I started as the BBC Breakfast Time doctor in January 1983, six months after a new disease was given the name AIDS (Acquired Immune Deficiency Syndrome). When the producers asked me what we should talk about in the first broadcast I suggested AIDS, the big medical story of the time. They told me that it was impossible to talk about it on a family show broadcast at breakfast. It was another four years before Terry Madeley, a friend of ours, in March 1987 became the first person to say on British television that he had AIDS. After he died the BBC broadcast a film about him, Remembering Terry.
Two things have taken me back to that time: It’s a Sin, a drama series about young gay men in London in the early days of the AIDS pandemic; and a radio broadcast by Dame Anne Johnson, who is now the president of the Academy of Medical Sciences, but who did much of the early research on AIDS and created the National Survey on Sexual Attitudes and Lifestyles. Johnson also created the ward for patients with AIDS that was opened by Princess Diana in April 1987. It was then that the famous photo of her shaking hands with a patient with AIDS was taken. The handshake marked a turning point when the broader population began to realise that you couldn’t catch AIDS simply from contact with somebody with the disease—or, indeed, as many people thought from any gay man. Princess Diana’s handshake came six weeks before President Reagan first made a speech about AIDS.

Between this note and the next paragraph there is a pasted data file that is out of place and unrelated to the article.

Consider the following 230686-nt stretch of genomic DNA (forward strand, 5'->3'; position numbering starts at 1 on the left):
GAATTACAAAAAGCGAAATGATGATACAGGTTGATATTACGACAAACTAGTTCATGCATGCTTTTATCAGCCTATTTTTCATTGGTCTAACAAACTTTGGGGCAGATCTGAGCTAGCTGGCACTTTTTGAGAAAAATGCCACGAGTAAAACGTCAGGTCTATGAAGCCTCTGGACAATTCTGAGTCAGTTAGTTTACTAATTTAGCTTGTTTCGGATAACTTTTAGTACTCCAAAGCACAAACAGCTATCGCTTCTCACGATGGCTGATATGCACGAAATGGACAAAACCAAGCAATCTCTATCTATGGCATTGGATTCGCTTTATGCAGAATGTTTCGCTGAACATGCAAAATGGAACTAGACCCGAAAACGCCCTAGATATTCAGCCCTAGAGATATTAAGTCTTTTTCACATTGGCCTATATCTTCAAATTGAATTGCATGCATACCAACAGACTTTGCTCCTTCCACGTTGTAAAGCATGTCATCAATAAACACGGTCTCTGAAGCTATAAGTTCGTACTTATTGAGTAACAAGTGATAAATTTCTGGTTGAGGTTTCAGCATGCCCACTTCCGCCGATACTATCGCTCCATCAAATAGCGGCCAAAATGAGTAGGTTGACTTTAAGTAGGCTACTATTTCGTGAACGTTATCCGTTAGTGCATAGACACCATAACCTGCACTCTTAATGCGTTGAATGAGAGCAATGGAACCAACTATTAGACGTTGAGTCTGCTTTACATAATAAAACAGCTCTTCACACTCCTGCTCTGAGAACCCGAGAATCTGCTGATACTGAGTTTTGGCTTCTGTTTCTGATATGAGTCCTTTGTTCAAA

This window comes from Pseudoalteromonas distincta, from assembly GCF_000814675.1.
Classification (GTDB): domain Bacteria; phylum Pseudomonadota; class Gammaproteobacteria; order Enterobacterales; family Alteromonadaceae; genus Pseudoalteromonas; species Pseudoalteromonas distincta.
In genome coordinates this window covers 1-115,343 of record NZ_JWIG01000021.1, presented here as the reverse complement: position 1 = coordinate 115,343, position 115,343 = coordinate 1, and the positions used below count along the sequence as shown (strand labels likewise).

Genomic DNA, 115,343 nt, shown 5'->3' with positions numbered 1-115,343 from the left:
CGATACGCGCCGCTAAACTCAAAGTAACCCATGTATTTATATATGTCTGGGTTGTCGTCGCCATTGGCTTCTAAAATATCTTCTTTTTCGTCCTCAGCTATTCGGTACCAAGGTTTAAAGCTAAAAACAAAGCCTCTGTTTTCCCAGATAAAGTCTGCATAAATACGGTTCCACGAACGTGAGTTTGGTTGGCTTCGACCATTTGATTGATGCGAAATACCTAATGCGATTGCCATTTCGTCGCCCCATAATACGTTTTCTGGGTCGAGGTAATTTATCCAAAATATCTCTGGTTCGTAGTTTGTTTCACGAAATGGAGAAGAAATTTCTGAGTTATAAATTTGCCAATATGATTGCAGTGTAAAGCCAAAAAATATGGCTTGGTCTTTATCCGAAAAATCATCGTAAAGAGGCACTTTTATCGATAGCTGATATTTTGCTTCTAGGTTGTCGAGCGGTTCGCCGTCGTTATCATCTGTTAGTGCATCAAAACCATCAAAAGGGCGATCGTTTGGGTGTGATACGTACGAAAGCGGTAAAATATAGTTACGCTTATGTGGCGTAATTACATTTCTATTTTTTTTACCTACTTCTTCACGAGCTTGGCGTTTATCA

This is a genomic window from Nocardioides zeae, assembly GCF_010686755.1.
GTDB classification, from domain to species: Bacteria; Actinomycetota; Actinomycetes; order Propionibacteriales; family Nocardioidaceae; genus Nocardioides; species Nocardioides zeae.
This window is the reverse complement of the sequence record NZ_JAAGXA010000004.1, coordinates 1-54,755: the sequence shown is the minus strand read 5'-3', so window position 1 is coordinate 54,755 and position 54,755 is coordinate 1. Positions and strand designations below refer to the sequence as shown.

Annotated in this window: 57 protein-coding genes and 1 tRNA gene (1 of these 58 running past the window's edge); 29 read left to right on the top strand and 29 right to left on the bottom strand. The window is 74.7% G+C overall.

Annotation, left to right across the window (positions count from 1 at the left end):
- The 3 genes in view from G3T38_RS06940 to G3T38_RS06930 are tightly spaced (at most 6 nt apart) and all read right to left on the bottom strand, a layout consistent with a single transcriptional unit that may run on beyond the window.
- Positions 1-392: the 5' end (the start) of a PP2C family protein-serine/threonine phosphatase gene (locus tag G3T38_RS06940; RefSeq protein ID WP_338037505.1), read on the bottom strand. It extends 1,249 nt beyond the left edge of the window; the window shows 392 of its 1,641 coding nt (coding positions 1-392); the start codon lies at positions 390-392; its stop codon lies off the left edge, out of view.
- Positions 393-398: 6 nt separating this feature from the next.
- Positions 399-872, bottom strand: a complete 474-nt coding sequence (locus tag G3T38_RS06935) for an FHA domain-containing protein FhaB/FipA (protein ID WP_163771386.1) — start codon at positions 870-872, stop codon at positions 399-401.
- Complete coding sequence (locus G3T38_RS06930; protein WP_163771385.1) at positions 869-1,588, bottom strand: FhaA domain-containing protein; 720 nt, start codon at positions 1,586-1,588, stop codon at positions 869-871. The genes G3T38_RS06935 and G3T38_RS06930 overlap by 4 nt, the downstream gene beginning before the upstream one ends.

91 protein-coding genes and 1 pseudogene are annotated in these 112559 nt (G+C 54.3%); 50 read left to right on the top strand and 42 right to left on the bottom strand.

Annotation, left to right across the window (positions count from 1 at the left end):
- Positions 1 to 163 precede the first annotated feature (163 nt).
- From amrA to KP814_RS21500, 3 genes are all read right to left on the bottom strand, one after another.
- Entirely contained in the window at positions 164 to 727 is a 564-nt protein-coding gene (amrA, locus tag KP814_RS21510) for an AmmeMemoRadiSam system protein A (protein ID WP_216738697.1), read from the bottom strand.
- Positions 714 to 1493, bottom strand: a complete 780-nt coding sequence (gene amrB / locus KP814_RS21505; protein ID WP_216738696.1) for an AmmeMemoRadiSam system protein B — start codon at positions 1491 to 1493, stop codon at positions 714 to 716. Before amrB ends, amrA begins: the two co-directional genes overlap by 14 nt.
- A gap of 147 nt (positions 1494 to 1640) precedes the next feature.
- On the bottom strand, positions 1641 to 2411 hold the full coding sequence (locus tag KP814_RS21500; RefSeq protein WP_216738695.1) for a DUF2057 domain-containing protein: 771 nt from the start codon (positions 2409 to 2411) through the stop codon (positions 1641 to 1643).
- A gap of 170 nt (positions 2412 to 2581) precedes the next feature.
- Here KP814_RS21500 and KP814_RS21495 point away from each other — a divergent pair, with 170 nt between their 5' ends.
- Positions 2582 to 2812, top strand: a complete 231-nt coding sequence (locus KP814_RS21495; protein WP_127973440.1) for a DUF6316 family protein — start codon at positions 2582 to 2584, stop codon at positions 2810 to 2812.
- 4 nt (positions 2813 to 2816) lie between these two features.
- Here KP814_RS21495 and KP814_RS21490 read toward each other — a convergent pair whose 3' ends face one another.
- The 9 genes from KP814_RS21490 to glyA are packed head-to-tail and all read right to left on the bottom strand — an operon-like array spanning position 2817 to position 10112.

It’s hard now to understand the fear that surrounded AIDS in the first half of the 80s. People feared that you could get AIDS from drinking in a gay pub or by taking holy communion when a gay man had taken it before you. Homosexual acts among men had become legal only in 1968 in England, and there was still huge stigma attached to homosexuality. The young men in It’s a Sin have not dared tell their parents that they are gay, and their families might learn of their sexuality only when they were sick with AIDS. The hostility towards gay people makes some in the drama, as happened at the time, believe that AIDS is not a real disease, but a conspiracy. Young men—like the author, Bruce Chatwin, who died in 1989 aged 48—did not want to say that they were gay, or had AIDS, and were reported to have died of strange diseases that were only later declared to be AIDS.
It was the heterosexual spread of AIDS in sub-Saharan Africa that created a “grande peur” among politicians fearful that the same would happen in Britain. Margaret Thatcher was the prime minister at the time, and her initial reaction was likely to have been a punitive one, to lock up those infected, but Donald Acheson, the chief medical officer, and Norman Fowler, the Secretary of State for Health, prevailed and encouraged a public health campaign on the disease and on safe sex. Politicians became obliged to speak about sex, anal intercourse, condoms, and needles for drug users. As one columnist wrote: “I never supposed that at one of my occasional lunches with a very senior government official we would be discussing the politics of condoms. Anal sex was mentioned during the avocado, buggery in Her Majesty’s prisons as we ate our beef.” The campaigns, including the slogan “Don’t die of ignorance,” caused great discomfort among senior Tories, and Thatcher was even worried that the advertisements might be prosecuted for obscenity.